BALTIMORE, Md. - Maryland students, who have led the nation in AP success for eight years, recorded more improvement in both Advanced Placement (AP) assessment participation and success in 2014, according to newly released data.
In data released today, Maryland ranks first in the nation among the percentage of public high school juniors and seniors to score a three or higher—22.0 percent. The national average is 13.2 percent. Maryland also ranks first among states in the percentage of public high school 11th and 12th graders who took an AP exam: 35.2 percent. Only Washington, DC, ranked higher at 38.6 percent.
Hitting a score of 3-5 qualifies students to receive credit at many colleges and universities. The data was released today by the College Board, which administers AP and other national programs.
“Here in Maryland, we've made the better choice to set a goal to improve student achievement and college readiness by 25 percent by the end of 2015-- today's announcement is further proof that our students are achieving results,” said Governor Martin O'Malley. "Congratulations to our students and educators on this terrific achievement. Thanks to their hard work, Maryland students are better prepared for successful college careers, building a stronger future for our State, and leading the nation in winning the new economy.”
More than 66,000 Maryland students took at least one AP test last year, an increase of 1.5 percent over 2013, and the number of exams taken jumped 1.1 percent to 124,096. Even with of the increase in participation, the number of student test scores in the high-achieving ranges of 3-5 increased by 1.9 percent to 76,956.
“Every Maryland student should have access to college-level coursework, and Advanced Placement is one way to provide high-quality preparation for postsecondary education and career-training after high school,” said State Superintendent of Schools Lillian M. Lowery. “It is inspiring to see Maryland students taking on the challenge of AP coursework and succeeding.”
Maryland is committed to expanding access to challenging coursework for students throughout the State. AP participation is up across racial subgroups. African American students tallied a 10 percent increase in participation, and Hispanic student participation also jumped 10 percent in just one year.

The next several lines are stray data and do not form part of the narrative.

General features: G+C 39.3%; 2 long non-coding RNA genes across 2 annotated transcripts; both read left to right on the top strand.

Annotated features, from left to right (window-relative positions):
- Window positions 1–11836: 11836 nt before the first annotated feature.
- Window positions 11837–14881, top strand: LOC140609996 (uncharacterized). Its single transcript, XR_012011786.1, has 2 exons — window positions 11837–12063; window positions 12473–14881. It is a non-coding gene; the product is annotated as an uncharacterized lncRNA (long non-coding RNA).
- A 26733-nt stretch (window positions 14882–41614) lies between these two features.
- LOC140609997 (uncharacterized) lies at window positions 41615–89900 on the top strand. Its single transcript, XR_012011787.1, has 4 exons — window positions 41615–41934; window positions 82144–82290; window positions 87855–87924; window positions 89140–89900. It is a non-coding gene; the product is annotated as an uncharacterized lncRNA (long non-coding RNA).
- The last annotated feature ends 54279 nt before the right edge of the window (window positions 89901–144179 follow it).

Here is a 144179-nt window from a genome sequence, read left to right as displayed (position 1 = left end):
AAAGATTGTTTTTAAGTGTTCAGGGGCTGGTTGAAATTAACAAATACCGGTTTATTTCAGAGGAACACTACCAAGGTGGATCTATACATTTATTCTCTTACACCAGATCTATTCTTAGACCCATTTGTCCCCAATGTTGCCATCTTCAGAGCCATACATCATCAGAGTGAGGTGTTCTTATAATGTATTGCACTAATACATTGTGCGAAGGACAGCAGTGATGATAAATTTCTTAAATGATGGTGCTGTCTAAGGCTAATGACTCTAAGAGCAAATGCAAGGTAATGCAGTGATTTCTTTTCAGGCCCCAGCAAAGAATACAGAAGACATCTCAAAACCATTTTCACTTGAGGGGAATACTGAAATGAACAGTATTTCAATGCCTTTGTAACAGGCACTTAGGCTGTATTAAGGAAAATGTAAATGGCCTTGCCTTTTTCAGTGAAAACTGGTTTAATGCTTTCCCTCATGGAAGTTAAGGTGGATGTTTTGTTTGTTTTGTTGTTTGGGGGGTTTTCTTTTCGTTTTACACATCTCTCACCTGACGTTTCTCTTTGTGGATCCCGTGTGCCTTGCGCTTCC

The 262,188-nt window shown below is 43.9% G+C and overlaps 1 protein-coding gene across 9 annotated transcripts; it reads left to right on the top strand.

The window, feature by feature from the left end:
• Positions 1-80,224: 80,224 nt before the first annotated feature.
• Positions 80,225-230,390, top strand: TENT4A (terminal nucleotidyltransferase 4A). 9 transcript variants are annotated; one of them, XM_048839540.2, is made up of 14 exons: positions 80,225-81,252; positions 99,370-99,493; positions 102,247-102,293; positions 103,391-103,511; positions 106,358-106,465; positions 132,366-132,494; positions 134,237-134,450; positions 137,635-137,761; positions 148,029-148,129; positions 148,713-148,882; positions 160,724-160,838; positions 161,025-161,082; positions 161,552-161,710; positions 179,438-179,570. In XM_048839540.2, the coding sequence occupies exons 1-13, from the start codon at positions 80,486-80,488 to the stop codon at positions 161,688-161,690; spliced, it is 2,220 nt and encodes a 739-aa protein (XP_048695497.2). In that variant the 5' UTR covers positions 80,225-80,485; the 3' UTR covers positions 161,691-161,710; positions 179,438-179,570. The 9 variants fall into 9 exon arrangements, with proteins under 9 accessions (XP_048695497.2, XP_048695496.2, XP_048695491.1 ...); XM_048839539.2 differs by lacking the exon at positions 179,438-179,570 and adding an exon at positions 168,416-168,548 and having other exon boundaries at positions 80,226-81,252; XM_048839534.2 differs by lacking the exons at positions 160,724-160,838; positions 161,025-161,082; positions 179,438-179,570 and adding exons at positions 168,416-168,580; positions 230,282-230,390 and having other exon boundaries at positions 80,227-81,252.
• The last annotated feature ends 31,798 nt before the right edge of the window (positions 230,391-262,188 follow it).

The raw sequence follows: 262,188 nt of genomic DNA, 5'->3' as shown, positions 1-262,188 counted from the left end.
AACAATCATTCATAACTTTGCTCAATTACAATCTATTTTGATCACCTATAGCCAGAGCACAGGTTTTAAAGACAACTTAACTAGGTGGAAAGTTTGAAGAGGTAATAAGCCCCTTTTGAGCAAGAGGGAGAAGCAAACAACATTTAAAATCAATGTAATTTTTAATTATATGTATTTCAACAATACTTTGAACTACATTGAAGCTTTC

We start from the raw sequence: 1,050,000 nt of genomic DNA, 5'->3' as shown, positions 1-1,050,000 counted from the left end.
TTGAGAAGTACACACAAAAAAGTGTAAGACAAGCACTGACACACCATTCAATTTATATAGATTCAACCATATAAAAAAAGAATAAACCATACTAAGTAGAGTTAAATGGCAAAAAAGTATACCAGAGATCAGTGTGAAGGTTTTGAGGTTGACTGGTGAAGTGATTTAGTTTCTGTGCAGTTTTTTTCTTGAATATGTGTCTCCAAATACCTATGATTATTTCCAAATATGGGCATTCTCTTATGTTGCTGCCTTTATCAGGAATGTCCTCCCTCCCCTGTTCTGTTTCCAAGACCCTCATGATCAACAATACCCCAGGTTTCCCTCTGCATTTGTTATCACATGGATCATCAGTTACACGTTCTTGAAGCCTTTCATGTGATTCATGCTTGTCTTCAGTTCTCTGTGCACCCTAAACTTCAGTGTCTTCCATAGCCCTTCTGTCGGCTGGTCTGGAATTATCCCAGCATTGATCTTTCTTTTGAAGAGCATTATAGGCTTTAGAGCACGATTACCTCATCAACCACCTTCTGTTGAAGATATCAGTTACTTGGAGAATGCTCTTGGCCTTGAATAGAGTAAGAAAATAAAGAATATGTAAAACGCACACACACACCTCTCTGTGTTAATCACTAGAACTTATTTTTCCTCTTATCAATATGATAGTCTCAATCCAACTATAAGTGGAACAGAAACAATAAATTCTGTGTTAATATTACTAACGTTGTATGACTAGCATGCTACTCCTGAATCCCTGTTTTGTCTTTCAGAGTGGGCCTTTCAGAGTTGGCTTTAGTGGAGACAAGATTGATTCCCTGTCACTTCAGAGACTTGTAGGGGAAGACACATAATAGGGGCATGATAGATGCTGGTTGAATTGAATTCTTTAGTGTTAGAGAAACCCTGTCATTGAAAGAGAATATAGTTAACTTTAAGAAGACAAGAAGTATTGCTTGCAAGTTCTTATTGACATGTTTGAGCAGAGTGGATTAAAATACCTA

Maryland has ranked first in the College Board's annual “AP Report to the Nation” for the past eight years. College Board officials said they will release 2014 rankings early in 2015.
Scores on the SAT exam declined, as participation increased dramatically. Participation in the SAT surged 3.2 percent from 2013 to 2014, as nearly 50,000 students (49,665) took the test in Maryland last year. The State has been working to increase participation of underrepresented minority group students over the past five years, and that effort has paid off. There was a 4.9 percent increase in African American participation last year, and a 13.1 percent jump in Hispanic student participation.
Maryland's composite SAT score fell 15 points to 1468 on the 2400-point scale. Maryland students scored a 492 in critical reading (down 5 points, compared to last year), 495 in mathematics (down 5 points), and 481 in writing (also down 5 points).
As Maryland increased participation in SAT, the nation's other major college readiness exam—the ACT—also has seen a dramatic increase in student participation in the State. This year's ACT scores also took a leap forward.
The number of Maryland seniors taking the ACT has increased dramatically over the past five years—rising from 11,924 in 2010 to 14,080 last spring. In those five years, the number of African American students taking the tests has grown from 3,192 to 3,602, and the number of Hispanic students has increased from 639 to 1,084.
According to recently released data, Maryland's ACT composite score rose to 22.6 out of a possible high score of 36 in 2014, compared to 22.3 in 2013, and Maryland student scores jumped in all four tested areas (English, math, reading, and science).
At the same time, the national composite inched up from 20.9 to 21.0. Maryland students rank ahead of the national averages in all four testing categories.
The College Board data release also looked at data from the PSAT/NMSQT test, an assessment typically given to sophomores and juniors. Among the results:
Scores on the PSAT/NMSQT test were mostly unchanged for juniors taking the exam. The mean critical reading score for juniors dipped 0.4 points to 46.6; the mean math score was up 0.2 points to 47.3, and the mean writing skills score fell 0.7 points to 45.1. National scores were similarly flat.Scores registered by students taking the PSAT as sophomores also showed little movement. While the critical reading mean dropped 0.6 points to 41.8, the math mean score improved 0.4 points to 42.5 points, and the writing skills mean was off 0.4 points to 40.1 points.